Walking regularly, whatever the speed, is good for the mind, body and soul. It's free, simple, and adaptable to your schedule. You just have to keep at it! If you try to walk a little further every day, you'll find that your walking endurance gradually improves.
Walk for at least 30 minutes 3 to 5 days a week. Going for regular walks improves your cardiovascular fitness gradually, but don't sweat it if you can't walk this long initially. Over time, your body will get used to a certain level of activity, and that makes it easier for you to walk longer.
Go on a longer walk at least one day a week. Plan a longer walk for at least one of your sessions so you can gradually push your endurance. When you first start, the distance will likely be relatively short. However, as you progress, the distance will grow.
Walk at a brisk pace of about 3 miles (4.8 km) per hour. This pace is faster than a stroll, but likely not the fastest you can walk.
Walking on grass or sand is more difficult than walking on a paved walking trail. Including plenty of hills on your route helps build your stamina as well.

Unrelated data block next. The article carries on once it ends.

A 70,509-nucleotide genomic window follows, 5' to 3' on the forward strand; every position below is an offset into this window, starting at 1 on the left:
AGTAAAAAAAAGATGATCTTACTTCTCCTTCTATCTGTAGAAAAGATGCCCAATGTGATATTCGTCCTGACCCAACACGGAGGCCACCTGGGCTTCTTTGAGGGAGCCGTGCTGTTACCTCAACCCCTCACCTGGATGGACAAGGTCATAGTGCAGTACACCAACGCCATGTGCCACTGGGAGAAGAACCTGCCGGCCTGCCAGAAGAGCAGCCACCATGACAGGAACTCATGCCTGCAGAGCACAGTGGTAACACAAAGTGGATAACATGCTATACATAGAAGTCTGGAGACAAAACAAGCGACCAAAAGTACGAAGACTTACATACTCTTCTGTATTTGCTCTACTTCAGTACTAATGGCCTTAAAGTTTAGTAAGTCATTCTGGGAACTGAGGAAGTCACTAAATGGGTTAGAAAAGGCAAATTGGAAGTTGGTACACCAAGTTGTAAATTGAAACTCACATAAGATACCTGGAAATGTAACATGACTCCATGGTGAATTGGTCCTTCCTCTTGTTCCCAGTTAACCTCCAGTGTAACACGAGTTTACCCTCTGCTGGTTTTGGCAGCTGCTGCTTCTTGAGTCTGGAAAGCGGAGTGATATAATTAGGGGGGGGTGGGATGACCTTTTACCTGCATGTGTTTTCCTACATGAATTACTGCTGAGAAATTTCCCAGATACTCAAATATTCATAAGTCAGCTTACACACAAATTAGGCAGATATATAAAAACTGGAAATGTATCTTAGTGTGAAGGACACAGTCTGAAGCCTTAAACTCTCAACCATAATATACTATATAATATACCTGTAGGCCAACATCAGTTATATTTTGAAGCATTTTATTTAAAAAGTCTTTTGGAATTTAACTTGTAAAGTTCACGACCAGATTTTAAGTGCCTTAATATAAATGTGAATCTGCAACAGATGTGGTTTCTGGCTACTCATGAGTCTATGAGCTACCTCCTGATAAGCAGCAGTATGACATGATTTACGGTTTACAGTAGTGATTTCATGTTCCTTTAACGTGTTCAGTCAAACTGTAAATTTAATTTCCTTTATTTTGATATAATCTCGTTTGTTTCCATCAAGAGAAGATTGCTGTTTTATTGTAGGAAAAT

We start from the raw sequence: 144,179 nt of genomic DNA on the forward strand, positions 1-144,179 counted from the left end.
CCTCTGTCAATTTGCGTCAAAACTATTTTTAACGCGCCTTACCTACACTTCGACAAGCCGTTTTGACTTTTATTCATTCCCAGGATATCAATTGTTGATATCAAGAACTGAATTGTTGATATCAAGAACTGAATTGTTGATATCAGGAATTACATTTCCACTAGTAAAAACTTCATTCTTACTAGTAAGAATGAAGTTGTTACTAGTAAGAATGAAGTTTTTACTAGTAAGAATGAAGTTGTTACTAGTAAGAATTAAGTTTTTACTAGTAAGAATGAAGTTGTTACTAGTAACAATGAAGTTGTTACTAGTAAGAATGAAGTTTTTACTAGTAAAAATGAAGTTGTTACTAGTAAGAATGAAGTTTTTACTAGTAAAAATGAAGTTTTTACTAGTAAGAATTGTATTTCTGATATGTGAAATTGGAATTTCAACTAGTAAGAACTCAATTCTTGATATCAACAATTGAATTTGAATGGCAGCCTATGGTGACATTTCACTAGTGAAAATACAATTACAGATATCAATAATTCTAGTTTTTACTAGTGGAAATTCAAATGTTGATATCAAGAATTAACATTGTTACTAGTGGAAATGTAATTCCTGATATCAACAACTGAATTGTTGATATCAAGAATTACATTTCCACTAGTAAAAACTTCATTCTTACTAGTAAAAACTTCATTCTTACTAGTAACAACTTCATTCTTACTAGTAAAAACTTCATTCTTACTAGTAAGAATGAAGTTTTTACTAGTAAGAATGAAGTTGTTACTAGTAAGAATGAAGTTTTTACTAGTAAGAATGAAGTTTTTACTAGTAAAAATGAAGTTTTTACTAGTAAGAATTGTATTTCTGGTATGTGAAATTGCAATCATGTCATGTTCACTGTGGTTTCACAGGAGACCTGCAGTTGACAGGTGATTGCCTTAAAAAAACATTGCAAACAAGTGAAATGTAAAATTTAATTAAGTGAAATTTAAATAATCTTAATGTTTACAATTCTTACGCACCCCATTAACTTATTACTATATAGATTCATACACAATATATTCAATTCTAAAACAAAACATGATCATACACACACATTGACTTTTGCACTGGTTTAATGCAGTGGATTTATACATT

Carry weight while walking. If you only have a short period of time to walk, add resistance to work on your stamina. You can buy ankle and wrist weights at sporting goods but this type of equipment isn't strictly necessary.
Think of what you do throughout the day and figure out how you can introduce more walking into the mix. You'll gradually build stamina by getting your body accustomed to moving constantly rather than being sedentary.
Because bodyweight exercises don't require any equipment, you can do them anywhere. Any downtime you have waiting for something or someone can be put to use to help you become more active, even if it's simply doing a few jumping jacks or toe touches.